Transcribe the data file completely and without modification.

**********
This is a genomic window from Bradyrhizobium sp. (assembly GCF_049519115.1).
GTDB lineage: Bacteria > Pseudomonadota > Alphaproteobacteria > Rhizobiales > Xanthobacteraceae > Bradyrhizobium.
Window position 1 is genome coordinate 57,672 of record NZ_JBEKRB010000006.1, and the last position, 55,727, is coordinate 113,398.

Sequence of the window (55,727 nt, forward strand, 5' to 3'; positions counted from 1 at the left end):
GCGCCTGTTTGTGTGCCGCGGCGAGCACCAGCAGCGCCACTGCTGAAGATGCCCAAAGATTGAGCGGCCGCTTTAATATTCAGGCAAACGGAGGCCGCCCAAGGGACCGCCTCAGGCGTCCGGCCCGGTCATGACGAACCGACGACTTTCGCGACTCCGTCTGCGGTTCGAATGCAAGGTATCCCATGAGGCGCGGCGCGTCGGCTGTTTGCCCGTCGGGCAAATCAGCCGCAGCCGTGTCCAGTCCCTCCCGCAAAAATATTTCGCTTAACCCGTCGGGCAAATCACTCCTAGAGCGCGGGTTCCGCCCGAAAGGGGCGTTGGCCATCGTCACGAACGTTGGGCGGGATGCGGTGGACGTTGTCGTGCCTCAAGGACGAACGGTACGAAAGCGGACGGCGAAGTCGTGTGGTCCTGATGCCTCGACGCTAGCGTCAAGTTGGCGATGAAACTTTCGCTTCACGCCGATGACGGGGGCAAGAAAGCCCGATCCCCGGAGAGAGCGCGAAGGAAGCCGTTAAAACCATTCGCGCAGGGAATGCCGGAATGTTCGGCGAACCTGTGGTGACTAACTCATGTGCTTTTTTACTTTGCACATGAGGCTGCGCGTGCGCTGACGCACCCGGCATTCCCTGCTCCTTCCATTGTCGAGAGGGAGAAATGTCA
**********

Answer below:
This is a genomic window from Bradyrhizobium sp. (assembly GCF_049519115.1).
GTDB lineage: Bacteria > Pseudomonadota > Alphaproteobacteria > Rhizobiales > Xanthobacteraceae > Bradyrhizobium.
Window position 1 is genome coordinate 57,672 of record NZ_JBEKRB010000006.1, and the last position, 55,727, is coordinate 113,398.

Sequence of the window (55,727 nt, forward strand, 5' to 3'; positions counted from 1 at the left end):
GCGCCTGTTTGTGTGCCGCGGCGAGCACCAGCAGCGCCACTGCTGAAGATGCCCAAAGATTGAGCGGCCGCTTTAATATTCAGGCAAACGGAGGCCGCCCAAGGGACCGCCTCAGGCGTCCGGCCCGGTCATGACGAACCGACGACTTTCGCGACTCCGTCTGCGGTTCGAATGCAAGGTATCCCATGAGGCGCGGCGCGTCGGCTGTTTGCCCGTCGGGCAAATCAGCCGCAGCCGTGTCCAGTCCCTCCCGCAAAAATATTTCGCTTAACCCGTCGGGCAAATCACTCCTAGAGCGCGGGTTCCGCCCGAAAGGGGCGTTGGCCATCGTCACGAACGTTGGGCGGGATGCGGTGGACGTTGTCGTGCCTCAAGGACGAACGGTACGAAAGCGGACGGCGAAGTCGTGTGGTCCTGATGCCTCGACGCTAGCGTCAAGTTGGCGATGAAACTTTCGCTTCACGCCGATGACGGGGGCAAGAAAGCCCGATCCCCGGAGAGAGCGCGAAGGAAGCCGTTAAAACCATTCGCGCAGGGAATGCCGGAATGTTCGGCGAACCTGTGGTGACTAACTCATGTGCTTTTTTACTTTGCACATGAGGCTGCGCGTGCGCTGACGCACCCGGCATTCCCTGCTCCTTCCATTGTCGAGAGGGAGAAATGTCA